Snow Dogs: Hunting The Coyote Rut

Posted: January 21, 2015 by gamegetterII in hunting
Tags: , , , ,

Yes, it’s cold, bitterly so. But once a rutting coyote—or three—answers your call and runs into your spread, you won’t need those extra hand warmers in your pocket.

There’s been a killing. Like detectives investigating a crime scene, my hunting buddy Dominic Valpiani and I pan our flashlights as we try to piece the clues together: a flurry of wayward tracks in the immediate area; tangled in some nearby sagebrush, a small tuft of fur; a patch of snow splattered with blood. Something, likely a jackrabbit, was blindsided midmeal.

Valpiani laughs a little. “Suppose that rabbit should’ve done more zigging instead of zagging,” he says. Then he marks the spot on his GPS. This could be a good spot to set up on tomorrow’s hunt.

This is the third significant coyote sign we’ve encountered tonight in as many miles, and given the differences between tracks, multiple dogs are working this basin. We get back in the truck and continue scouting, hoping we’ll find even more.
Once we have a hunting strategy in place, Valpiani and I return to base camp—which we’d set up a few hours earlier in one of Idaho’s many sagebrush deserts—around midnight. We’d had grand plans for a winter campfire, but it’s easier to ignite the camper’s propane furnace and listen to the drone of the weather radio. Surprise: More cold is on the way.

The Coyote Rut

Dog Walk: A hunter heads back with a nice Montana coyote in tow. Photo by Brian Grossenbacher

Valpiani and I don’t have access to private land, and by this time of year public-land coyotes have caught on to hunters’ tactics. But February is their mating season—a time when even the smartest coyotes lose their senses.

Before our hunt, we used GPS and detailed maps to peruse public areas neighboring private land where coyotes often find shelter, security, and easy access to food. We avoid low basins where snowdrifts amass, and instead look for south-facing slopes with partially melted snow patches and coyote tracks either coming or going. We’re respectful of boundaries, but we also know that dogs harbored on the other side of a fence will surely hear our calls.

We set up as if we’re calling elk, with a caller 40 to 50 yards uphill and behind a shooter. The key is to keep the initial howls and barks short and abrupt so as not to sound like a dominant dog, which can scare some predators away.
Valpiani and I often follow up with the squealing sounds of a distressed critter. Male coyotes are almost as interested in food as they are in mating. If the sound of an inviting mate doesn’t bring them running, the sound of a companion with a bite to eat will. Coyotes are scavengers and territorial by nature, and by combining our calling, we’re doubling down on two instinctual coyote drivers at this time of year.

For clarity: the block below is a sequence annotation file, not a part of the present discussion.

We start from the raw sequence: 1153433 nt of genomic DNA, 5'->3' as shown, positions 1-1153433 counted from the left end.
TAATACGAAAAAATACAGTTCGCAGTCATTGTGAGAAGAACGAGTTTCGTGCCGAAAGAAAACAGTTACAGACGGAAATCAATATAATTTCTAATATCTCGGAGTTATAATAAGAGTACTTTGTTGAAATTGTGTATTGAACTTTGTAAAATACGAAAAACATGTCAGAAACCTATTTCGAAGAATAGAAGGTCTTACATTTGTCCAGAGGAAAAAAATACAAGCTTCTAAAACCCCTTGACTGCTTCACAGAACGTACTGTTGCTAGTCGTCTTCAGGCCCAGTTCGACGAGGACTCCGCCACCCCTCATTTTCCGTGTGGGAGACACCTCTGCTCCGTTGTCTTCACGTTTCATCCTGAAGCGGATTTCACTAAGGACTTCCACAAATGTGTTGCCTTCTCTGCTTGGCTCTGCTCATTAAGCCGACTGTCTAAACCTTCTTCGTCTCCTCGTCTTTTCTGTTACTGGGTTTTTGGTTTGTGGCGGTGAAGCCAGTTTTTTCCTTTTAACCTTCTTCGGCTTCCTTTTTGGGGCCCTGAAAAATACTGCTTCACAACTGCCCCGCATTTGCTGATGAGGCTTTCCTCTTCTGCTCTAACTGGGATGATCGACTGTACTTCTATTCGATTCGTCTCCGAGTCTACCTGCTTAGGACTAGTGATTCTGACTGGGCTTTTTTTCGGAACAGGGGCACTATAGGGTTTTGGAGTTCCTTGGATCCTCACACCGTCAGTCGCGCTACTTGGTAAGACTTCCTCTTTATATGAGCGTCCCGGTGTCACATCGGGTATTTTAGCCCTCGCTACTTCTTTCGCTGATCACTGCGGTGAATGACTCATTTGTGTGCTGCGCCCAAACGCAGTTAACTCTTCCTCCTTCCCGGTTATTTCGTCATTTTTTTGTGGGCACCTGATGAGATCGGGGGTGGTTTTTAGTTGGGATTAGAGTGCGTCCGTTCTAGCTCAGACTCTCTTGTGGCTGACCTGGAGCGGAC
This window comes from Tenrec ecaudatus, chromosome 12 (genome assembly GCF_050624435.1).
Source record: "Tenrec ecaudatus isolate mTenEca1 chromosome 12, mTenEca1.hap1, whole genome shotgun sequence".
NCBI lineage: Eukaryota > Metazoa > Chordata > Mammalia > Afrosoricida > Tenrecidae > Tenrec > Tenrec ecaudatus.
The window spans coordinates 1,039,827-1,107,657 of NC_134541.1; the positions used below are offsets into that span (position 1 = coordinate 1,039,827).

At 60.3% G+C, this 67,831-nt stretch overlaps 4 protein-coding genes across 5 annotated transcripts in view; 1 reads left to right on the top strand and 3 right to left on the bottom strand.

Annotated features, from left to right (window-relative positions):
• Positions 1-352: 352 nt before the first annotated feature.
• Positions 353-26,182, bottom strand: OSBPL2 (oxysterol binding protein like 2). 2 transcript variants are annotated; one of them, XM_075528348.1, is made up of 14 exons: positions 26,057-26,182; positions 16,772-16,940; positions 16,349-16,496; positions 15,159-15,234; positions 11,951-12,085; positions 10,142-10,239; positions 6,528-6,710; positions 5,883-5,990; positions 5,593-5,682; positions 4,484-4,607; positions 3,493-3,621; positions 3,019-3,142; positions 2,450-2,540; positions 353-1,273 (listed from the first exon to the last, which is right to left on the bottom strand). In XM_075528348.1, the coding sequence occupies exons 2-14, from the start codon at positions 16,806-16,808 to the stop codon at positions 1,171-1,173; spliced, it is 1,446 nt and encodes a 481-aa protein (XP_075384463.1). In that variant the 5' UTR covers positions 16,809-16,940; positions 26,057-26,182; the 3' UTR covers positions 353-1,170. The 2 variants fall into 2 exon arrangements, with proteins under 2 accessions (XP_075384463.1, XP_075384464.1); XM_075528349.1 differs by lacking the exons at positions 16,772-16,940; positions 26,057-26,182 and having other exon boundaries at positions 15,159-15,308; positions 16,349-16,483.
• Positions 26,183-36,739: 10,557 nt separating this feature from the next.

The predawn air is stinging cold when we reach our first spot. The vapor of each breath mists over my mustache and beard and freezes, anchoring every whisker like cement. I can barely talk. Even smiling hurts. Just as the first hints of daylight wash over the desert, I see a private fenceline 100 yards to our left and know we’re right where we want to be. The hunt begins when Valpiani breaks the silence with a series of short, subtle howls and barks.

Read the rest @     http://www.fieldandstream.com/articles/hunting/2015/01/snow-dogs-hunting-the-coyote-rut?dom=fas&loc=todayonfas&lnk=snow-dogs-hunting-the-coyote-rut

Get out there and start shootin ‘yotes-unless you want to see fewer and fewer deer where you deer hunt.

In some areas,fawn predation is as high as 70%-that’s 7 out of every ten fawns born-70 out of every hundred-700 out of every thousand.

Get the picture? More ‘yotes = fewer deer, fewer ‘yotes = more deer.

Hunting ‘yotes ain’t easy,you have to make some effort-a lot of effort,it not only improves your shooting skills,it improves your blind set ups,your scent control,your camo,your calling,your blind placement and set up, your ability to hold perfectly still,and your ability to remain silent.

All of those things will make you a better deer hunter. besides that-it’s almost the end of Jan,what else are you gonna do between now and late winter/early spring steelhead and late spring crappie fishing and turkey season?

Beats sitting in the house getting fat from sodas,snack food and beers-plus it’s good exercise for you.

Aside from the shower curtain snow camo mentioned at the end of the article,you can use white sheets with a little black and grey spray paint and some driveway markers like the kind used by snowplow contractors to make a blind-so there ain’t no big investment in gear.

So,now that you have no excuses-start whackin ‘yotes-the furs will cover your ammo and gear costs,along with your gas money.

Comments
  1. Lovely description in how to control coyote numbers and not as the scientists do by “trying to understand them”.

    Still I’ve never seen a white coated academic that could shoot for sh#t so more power to your trigger finger!

    Like

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